Frequently Asked Questions

A Notice of Appeal should be filed within 30 days of the date of the judgment being appealed. A civil or criminal Docket Statement should be filed with the Notice of Appeal.

Yes. Count all days unless the final day on which the document is due falls on a holiday or weekend-then the due date falls on the next business day. [App .R. 14(A)]

The Notice of Appeal is filed in the trial court. This means that the heading (the words at the very top) of the Notice of Appeal should read the “In the Court of Common Pleas, Domestic Relations Court, Juvenile Court, Probate Court, or Municipal Court.”

**The Appellate Division of the Clerk’s Office located on the 12th floor of 230 East Ninth Street will accept Notices of Appeal from:

  • Common Pleas: Criminal or Civil
  • Domestic Relations

**The Appellate Division of the Clerk’s Office will not accept Notices of Appeal from:

  • Municipal-Civil or Criminal
  • Probate
  • Juvenile

You must go to the clerk for those courts.

The Appellate and Local Rules [App. R. 3(G) and Loc. R. 3.2] require that the Docket Statement be filed when the Notice of Appeal is filed. Usually, however, you have about a week before an Order to Show Cause (giving you 7 days to file the Docket Statement) is sent out.

If the appellant does not file a Docket Statement with the Notice of Appeal the Court will issue an Order to Show Cause warning the appellant that unless a Docket Statement is filed within 7 days, the appeal will be dismissed. [Loc.R.13.2(C)]

A Scheduling Order is a document that sets the dates that the record and briefs are due to be filed with the Court. It is generally sent to the parties within 2 weeks of the Notice of Appeal and Docket Statement being filed by the appellant. (Loc.R. 3.3)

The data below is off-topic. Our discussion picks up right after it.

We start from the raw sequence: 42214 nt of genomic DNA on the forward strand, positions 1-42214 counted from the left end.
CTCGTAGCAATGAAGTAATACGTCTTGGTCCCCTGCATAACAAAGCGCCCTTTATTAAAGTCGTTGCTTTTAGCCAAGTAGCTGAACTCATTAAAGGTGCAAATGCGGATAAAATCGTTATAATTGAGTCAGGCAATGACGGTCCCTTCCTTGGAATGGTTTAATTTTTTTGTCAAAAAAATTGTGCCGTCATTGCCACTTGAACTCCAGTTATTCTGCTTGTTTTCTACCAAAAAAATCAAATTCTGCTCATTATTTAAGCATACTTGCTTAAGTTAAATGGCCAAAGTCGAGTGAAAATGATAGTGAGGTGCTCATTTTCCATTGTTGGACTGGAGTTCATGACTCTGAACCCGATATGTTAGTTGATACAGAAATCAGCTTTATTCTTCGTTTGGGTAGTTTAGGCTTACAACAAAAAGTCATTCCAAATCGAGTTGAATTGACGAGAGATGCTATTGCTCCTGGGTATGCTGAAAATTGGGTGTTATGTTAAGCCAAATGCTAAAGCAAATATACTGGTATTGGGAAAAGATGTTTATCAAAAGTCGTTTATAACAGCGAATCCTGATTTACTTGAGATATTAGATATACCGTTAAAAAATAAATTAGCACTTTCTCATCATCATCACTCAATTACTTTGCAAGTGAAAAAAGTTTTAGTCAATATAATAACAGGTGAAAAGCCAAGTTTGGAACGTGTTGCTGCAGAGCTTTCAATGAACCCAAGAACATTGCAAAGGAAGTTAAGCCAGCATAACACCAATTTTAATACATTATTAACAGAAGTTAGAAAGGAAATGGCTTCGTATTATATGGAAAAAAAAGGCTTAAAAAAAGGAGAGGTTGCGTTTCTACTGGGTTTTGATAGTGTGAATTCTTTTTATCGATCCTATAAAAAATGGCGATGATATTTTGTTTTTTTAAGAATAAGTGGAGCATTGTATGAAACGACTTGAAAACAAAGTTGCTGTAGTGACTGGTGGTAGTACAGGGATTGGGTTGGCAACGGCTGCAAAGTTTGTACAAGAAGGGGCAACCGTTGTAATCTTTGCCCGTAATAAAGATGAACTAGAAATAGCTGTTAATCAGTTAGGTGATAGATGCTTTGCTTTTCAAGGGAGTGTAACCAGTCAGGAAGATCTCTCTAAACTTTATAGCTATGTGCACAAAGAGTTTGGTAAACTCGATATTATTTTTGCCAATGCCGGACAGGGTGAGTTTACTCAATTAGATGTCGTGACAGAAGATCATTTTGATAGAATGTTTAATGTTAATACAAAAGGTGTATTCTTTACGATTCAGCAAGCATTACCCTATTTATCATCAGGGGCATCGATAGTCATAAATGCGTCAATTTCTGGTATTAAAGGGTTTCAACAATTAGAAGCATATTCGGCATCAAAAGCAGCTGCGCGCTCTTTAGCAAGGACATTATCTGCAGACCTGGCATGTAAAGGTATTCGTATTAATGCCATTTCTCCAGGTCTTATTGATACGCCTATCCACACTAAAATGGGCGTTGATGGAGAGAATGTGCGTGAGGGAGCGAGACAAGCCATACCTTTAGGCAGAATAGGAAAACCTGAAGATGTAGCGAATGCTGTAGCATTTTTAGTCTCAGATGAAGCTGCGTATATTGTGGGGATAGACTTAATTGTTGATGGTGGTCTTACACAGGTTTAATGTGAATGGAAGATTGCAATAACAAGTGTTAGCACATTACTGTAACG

See the forms section of our website for a sample copy.

If your case is on the Accelerated Calendar – 15 pages with no reply brief. [Loc.R. 11.1.1(D) and 19.1(A)(2)]

If your case is on the Regular Calendar – 35 Pages and the Appellant can file up to 10 pages in a reply brief. [App. R. 19 and Loc. R. 19.1(A)(1)]

12 point. [App. R. 19(A)]

The Local Rules call for a brief to be bound securely along the left margin. The Court does not care how it’s bound. Usually, people use a staple in the upper left corner or a spiral binding. If you use staples, you must tape the back of the staples to ensure they do not protrude from the back of the brief. If you do not cover the staples, the brief will probably be stricken. [Local Rule 18.1(B)]

No. No special colors are required. See App. R. 19(A) for what’s required to be on the cover.

The Appellate Division of the Clerk’s Office is open from 8 a.m. to 4 p.m. but there is a 24-hour Clerk’s Office located in the Justice Center to accept filings after 4 p.m.

Only certain documents can be filed by fax. Notices of Appeal, Notices of Cross Appeal, or Original Actions are not accepted by fax. Briefs and records are also not accepted. Any other motion or document cannot exceed 10 pages. The fax number of the Appellate Division of the Clerk’s office is (513) 946-3744. Be sure to use a cover page with the information required by Loc. R. 13.1(A)(4).